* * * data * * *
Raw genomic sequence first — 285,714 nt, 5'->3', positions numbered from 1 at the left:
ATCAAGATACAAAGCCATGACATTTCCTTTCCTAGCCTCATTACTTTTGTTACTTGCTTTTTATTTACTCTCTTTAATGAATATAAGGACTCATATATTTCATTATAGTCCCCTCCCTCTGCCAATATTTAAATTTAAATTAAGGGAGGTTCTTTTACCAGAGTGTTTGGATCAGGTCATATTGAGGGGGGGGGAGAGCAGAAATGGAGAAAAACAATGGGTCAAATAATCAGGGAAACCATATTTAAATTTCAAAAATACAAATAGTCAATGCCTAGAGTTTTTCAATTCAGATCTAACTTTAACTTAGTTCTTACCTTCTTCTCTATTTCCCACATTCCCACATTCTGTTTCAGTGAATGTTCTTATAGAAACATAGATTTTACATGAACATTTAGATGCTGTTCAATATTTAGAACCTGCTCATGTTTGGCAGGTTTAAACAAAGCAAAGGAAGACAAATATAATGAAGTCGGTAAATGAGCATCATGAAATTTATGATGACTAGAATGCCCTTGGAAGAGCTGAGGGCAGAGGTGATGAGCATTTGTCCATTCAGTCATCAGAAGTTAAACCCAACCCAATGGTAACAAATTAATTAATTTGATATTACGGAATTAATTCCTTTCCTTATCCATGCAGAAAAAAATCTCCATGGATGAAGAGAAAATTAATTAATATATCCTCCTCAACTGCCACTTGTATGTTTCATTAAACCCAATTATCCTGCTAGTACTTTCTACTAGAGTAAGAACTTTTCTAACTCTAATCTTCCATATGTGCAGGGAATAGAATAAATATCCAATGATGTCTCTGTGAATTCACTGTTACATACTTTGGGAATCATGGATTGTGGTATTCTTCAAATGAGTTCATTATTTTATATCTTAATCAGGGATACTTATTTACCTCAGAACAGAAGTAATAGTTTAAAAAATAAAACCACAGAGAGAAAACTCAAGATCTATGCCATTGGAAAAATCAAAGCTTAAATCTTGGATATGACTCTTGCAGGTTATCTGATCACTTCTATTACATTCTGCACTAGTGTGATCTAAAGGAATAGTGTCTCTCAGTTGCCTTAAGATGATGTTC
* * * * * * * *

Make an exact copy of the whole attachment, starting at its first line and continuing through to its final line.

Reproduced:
Raw genomic sequence first — 285,714 nt, 5'->3', positions numbered from 1 at the left:
ATCAAGATACAAAGCCATGACATTTCCTTTCCTAGCCTCATTACTTTTGTTACTTGCTTTTTATTTACTCTCTTTAATGAATATAAGGACTCATATATTTCATTATAGTCCCCTCCCTCTGCCAATATTTAAATTTAAATTAAGGGAGGTTCTTTTACCAGAGTGTTTGGATCAGGTCATATTGAGGGGGGGGGAGAGCAGAAATGGAGAAAAACAATGGGTCAAATAATCAGGGAAACCATATTTAAATTTCAAAAATACAAATAGTCAATGCCTAGAGTTTTTCAATTCAGATCTAACTTTAACTTAGTTCTTACCTTCTTCTCTATTTCCCACATTCCCACATTCTGTTTCAGTGAATGTTCTTATAGAAACATAGATTTTACATGAACATTTAGATGCTGTTCAATATTTAGAACCTGCTCATGTTTGGCAGGTTTAAACAAAGCAAAGGAAGACAAATATAATGAAGTCGGTAAATGAGCATCATGAAATTTATGATGACTAGAATGCCCTTGGAAGAGCTGAGGGCAGAGGTGATGAGCATTTGTCCATTCAGTCATCAGAAGTTAAACCCAACCCAATGGTAACAAATTAATTAATTTGATATTACGGAATTAATTCCTTTCCTTATCCATGCAGAAAAAAATCTCCATGGATGAAGAGAAAATTAATTAATATATCCTCCTCAACTGCCACTTGTATGTTTCATTAAACCCAATTATCCTGCTAGTACTTTCTACTAGAGTAAGAACTTTTCTAACTCTAATCTTCCATATGTGCAGGGAATAGAATAAATATCCAATGATGTCTCTGTGAATTCACTGTTACATACTTTGGGAATCATGGATTGTGGTATTCTTCAAATGAGTTCATTATTTTATATCTTAATCAGGGATACTTATTTACCTCAGAACAGAAGTAATAGTTTAAAAAATAAAACCACAGAGAGAAAACTCAAGATCTATGCCATTGGAAAAATCAAAGCTTAAATCTTGGATATGACTCTTGCAGGTTATCTGATCACTTCTATTACATTCTGCACTAGTGTGATCTAAAGGAATAGTGTCTCTCAGTTGCCTTAAGATGATGTTC